LIVE OAK, Fla. — Robert Hochmuth remembers about 30 years ago when researchers with the University of Florida Institute of Food and Agricultural Sciences Suwanee Valley Agricultural Extension Center showed watermelon growers how to use transplants instead of direct seeding. UF/IFAS Extension agents encouraged growers to use plastic mulch instead of bare ground planting, and to switch from overhead to drip irrigation.
“We wanted to help them adopt best management practices that would decrease the use of water, fertilizer and fuel,” said Hochmuth, UF/IFAS Extension center director and regional specialized agent. “In the end, they have not only seen their crop yields increase, but have also helped the environment and reduced the use of resources.”
Over the past 30 years, virtually all Suwannee Valley watermelon growers—about 40—have reduced the use of water, fuel and fertilizer, and improved efficiency by switching to best management practices introduced by UF/IFAS Extension agents, Hochmuth said.
“Nearly one-third of all Florida watermelons are grown in the Suwannee Valley,” said Kevin Athearn, regional specialized agent and co-leader of the watermelon industry study. “So, we wanted to help growers improve the way they grow produce and increase their market share. While most growers started experimenting with plastic much during the 1990s, all had fully transitioned by 2000.”
The results have been astounding.
Growers who participated in a 2016 UF/IFAS survey reported a 50 percent to 80 percent reduction in water use per acre, with the average being 67 percent, Hochmuth said. The growers are saving as much in fuel costs, and 15 percent to 30 percent reduction in applied nitrogen, he said.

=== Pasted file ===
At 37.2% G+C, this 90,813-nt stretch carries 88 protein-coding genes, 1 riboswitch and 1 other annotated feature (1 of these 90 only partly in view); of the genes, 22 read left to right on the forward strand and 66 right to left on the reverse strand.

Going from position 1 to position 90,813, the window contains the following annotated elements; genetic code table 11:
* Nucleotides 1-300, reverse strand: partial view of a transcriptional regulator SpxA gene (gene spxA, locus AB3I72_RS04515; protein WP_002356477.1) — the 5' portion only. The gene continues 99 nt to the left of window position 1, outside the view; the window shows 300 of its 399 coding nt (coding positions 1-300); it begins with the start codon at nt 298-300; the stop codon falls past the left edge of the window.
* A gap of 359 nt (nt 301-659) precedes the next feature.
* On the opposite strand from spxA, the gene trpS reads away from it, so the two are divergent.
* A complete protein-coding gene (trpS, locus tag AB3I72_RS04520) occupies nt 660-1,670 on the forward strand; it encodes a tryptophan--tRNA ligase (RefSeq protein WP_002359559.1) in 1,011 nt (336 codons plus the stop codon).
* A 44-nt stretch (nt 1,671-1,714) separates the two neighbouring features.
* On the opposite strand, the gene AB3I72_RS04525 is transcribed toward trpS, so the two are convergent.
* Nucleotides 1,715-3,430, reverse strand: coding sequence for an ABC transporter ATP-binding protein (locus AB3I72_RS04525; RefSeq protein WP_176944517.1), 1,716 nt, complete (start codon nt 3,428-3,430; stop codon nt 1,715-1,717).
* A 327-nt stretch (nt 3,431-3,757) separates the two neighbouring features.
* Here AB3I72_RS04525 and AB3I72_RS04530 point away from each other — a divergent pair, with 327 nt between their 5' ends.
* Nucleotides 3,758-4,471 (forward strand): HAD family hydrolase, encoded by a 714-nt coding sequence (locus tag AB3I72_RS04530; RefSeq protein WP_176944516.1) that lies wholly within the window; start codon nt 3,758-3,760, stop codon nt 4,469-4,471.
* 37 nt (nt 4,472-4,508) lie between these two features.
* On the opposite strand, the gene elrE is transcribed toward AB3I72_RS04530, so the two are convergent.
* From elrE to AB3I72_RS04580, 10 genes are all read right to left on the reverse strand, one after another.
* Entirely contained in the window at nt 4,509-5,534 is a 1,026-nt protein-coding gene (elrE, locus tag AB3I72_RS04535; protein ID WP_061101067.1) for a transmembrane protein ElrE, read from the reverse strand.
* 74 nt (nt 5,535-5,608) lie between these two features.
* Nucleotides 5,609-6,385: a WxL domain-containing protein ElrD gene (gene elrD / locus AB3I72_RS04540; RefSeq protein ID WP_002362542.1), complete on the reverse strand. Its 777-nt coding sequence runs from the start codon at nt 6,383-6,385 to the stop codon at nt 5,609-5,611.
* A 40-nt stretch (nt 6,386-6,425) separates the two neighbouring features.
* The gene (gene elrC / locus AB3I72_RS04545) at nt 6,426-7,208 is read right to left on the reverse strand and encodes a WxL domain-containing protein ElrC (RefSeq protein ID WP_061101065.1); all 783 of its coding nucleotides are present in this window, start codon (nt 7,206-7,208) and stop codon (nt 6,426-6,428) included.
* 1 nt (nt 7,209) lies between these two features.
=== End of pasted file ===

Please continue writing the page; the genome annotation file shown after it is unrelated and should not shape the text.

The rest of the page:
GAINESVILLE, Fla. — University of Florida Institute of Food and Agricultural Sciences researchers have introduced a program to help Florida growers maximize the use of nutrients and fertilizers while minimizing the impact on the environment. The results are less fertilizer use and improved crops.
The Four RIGHT (4Rs) program helps growers use the right fertilizer in the right place, at the right time, using the right methods, said Kelly Morgan, state Best Management Practices (BMP) coordinator and UF/IFAS professor of soil and water sciences.
“Fertilizers or nutrients are required in most crop production systems in Florida. While all soils in Florida can supply nutrients for crop production, nutrients may not always be available in adequate amounts for economical crop production,” said Morgan, who is based at the UF/IFAS Southwest Florida Research and Education Center in Immokalee, Florida. “Supplying needed nutrients for crop production involves attention to four major fertilization factors: the right source, right rate, right placement and right timing. Attention to these factors will provide adequate nutrition for crop production while minimizing the risk of loss of nutrients to the environment.”